With various disruptions caused by the continuing work of the house painter (and his frequent non-appearances) and other inconveniences, another fairly humdrum week has passed. My current batch of French ADCs is still not finished - any day now. Promise.
It occurred to me that I should trot out some routine listing of irrelevant stuff - just so you know I am still around - maybe it could be termed a miscellany. I shall limit this brief outpouring of trivia to two items - my editor will be pleased that I have restricted myself to the key house themes of Tragedy and The Social Whirl.
Topic 1 - RIP Steve. I regret to say that Steve the Other Goldfish has passed away. Steve was never very lucky - he has had a long series of mysterious ailments, including problems with his eyes and some malfunction of his swim-bladder, and has been reputed to be on The Way Out for at least a couple of years. He got off to a bad start when he shared a fish tank with Jeff, who was much more robust and had a very bad attitude, and who spent some weeks roughing Steve up - sometimes biting him, sometimes merely knocking him about. Naturally we had to split them up, so since then we have had the dubious blessing of double maintenance, double overheads, and two separate tanks in different rooms.
Maybe, come to think of it, Steve was not so daft. He had a tank to himself, with all the fittings, and he was in a stress-free environment in which to perfect his one great talent, which was eating. However sickly he might have been, he grew far larger than we might have expected - thus, whatever problem Steve might be blighted with at any given moment, you could rely on the fact that there would be plenty of it.
He'd obviously been very unwell for the last few days, and we reached the point at which a strategic decision was required - the Contesse would place him in his little isolation tank, and we'd keep an eye on him. If he didn't buck up within a day or so, we would euthenise him - this being a politically-acceptable word, apparently, meaning snuff. [Quick aside, I am pleased, in an unfocused and probably irritating way, that "euthenise" and "euphemise" are such similar words - possibly we have the makings of an unusually pretentious and pointless joke here - I'll leave it with you.]
Right then - today's interesting field of research: how do you put your goldfish out of his misery, and still be able to live with yourself afterwards? After some online reading, our favoured suggestion was as follows (don't ever say this blog does not address the problems of real life):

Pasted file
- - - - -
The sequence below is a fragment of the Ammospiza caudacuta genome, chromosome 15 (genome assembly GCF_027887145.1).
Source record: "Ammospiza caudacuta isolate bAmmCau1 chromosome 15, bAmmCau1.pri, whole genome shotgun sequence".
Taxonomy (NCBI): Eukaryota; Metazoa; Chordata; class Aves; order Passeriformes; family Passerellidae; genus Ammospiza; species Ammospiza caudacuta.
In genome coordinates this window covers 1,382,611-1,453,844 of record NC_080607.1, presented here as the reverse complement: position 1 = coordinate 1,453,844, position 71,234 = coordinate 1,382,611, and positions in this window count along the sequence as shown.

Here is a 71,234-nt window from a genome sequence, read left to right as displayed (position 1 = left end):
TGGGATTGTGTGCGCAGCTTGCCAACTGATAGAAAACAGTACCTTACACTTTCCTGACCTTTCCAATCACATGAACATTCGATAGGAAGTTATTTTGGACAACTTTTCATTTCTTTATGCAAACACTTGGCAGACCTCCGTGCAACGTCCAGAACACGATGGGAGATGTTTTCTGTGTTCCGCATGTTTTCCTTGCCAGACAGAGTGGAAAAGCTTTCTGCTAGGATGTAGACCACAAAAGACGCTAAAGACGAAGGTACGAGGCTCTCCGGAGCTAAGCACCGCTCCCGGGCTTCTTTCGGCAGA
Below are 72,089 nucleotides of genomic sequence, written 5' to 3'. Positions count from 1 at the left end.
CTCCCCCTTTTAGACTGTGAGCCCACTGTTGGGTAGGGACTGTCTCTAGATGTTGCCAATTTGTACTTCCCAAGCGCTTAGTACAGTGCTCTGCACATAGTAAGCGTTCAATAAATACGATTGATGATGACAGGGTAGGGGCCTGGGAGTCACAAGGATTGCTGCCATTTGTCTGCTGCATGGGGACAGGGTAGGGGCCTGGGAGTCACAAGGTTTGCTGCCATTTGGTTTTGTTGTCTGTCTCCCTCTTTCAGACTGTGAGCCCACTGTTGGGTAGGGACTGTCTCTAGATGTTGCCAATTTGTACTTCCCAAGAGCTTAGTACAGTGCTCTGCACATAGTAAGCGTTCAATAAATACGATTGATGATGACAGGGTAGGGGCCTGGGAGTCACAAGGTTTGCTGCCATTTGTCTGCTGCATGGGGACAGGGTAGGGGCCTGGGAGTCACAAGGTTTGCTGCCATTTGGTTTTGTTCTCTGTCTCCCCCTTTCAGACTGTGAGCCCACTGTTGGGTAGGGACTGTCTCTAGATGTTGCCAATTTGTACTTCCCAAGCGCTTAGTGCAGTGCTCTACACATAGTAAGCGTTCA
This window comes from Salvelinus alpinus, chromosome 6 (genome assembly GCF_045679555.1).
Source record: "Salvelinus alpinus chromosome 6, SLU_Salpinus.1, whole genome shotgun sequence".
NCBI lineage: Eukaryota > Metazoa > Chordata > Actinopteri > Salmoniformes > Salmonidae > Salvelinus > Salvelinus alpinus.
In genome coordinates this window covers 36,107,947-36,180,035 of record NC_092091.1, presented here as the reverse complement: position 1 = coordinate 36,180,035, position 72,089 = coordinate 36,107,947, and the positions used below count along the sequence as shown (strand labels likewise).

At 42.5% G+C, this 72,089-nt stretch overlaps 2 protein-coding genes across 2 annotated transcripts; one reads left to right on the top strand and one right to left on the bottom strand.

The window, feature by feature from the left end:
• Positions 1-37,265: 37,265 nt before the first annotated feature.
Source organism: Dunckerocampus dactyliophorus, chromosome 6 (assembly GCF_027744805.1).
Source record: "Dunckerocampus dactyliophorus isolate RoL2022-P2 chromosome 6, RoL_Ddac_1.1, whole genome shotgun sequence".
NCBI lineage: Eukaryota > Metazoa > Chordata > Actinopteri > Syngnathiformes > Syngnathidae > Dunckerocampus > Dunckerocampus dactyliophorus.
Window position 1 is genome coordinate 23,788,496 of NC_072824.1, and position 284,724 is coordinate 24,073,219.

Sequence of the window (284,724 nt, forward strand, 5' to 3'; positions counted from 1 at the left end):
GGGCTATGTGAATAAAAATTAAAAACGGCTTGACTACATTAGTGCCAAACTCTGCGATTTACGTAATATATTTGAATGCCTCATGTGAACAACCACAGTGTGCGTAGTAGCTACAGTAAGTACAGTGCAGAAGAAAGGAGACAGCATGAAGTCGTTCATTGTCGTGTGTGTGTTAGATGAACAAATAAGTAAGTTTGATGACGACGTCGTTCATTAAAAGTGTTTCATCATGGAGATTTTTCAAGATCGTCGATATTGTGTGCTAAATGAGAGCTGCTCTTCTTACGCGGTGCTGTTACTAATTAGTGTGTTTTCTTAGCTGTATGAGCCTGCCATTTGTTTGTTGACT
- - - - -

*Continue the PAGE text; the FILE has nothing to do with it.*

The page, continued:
(1) Add some drops of clove-oil to the water - this will put Goldie to sleep.
(2) After some minutes, add some vodka - this will kill him in his sleep. Painless. Humane.
The Contesse went off to buy the necessary supplies - we have neither of these exotic poisons in our storehouse. In passing, clove-oil is quite interesting - it has a long-held folklore role as a remedy for toothache, which as far as I'm concerned is very debatable - bollocks, in fact. Maybe killing goldfish is what it is really intended for, and the dental fallacy is just a cover story for the kids. Vodka? Hmmm. At least we can comfort ourselves that the little fellow will end his days free from toothache, and blitzed out of his tiny skull.
While she was out buying supplies, Steve, obligingly and astonishingly, did the one sensible thing he ever managed in a lifetime - he died peacefully, without assistance. Good for him. I buried him up in the woods behind the house this afternoon - without ceremony. Naturally we wish him luck on his way into the darkness, but we could hardly have laid on any celebration of his life - I'm not sure how much he noticed of it, and it was mostly dismal.
If I detect even the slightest whiff of clove-oil in my bath in the near future, I shall immediately be on my guard.
Topic 2 - Sylvia. On Saturday night I was at a birthday party - quite a big bash, really - mostly arty, cultured people - all very civilised - not my usual circles at all. While there, I bumped into Sylvia, whom I have known for over 30 years, now I come to work it out. A good egg, Sylvia, very loud and always cheerful, and eternally opinionated. Good value, in fact, though you have to cope with the fact that her conversation is mostly along the lines that her family are the wealthiest, happiest, prettiest and most successful people who ever lived. That's all OK - I think it is only right that the Sylvias of this world should be provided, to keep us humble, and to remind us of how we would like to have been, if only.
On Saturday, Sylvia was not well pleased. She is involved in a small circle of ladies who take it in turns to treat each other to cultural outings - one detects a slight edge of competition. Since it had been Sylvia's turn, she had been encouraged to get tickets for something uplifting in our local arts and music festival, which has been on recently. It was suggested that there was a very nice Italian operetta show which would be suitable, and, in a bit of a rush, she obtained very expensive tickets for it.
We may come up with any number of reasons or excuses, but it is obviously an easy mistake to make if you are short of time to check your facts; whatever, having duly turned up at the show in their concert-going finery, Sylvia and her friends now know for certain that The Rezillos are not an operetta at all, but an ageing punk band, and not to their taste at all. It would be mean-spirited to find this amusing, of course, but I feel that my efforts to keep a straight face and not choke on my vegetarian paella on Saturday earned me the right to enjoy a brief chortle now. In fact, I may run a bath, add some vodka, climb in and roar with [ignorant, common] laughter.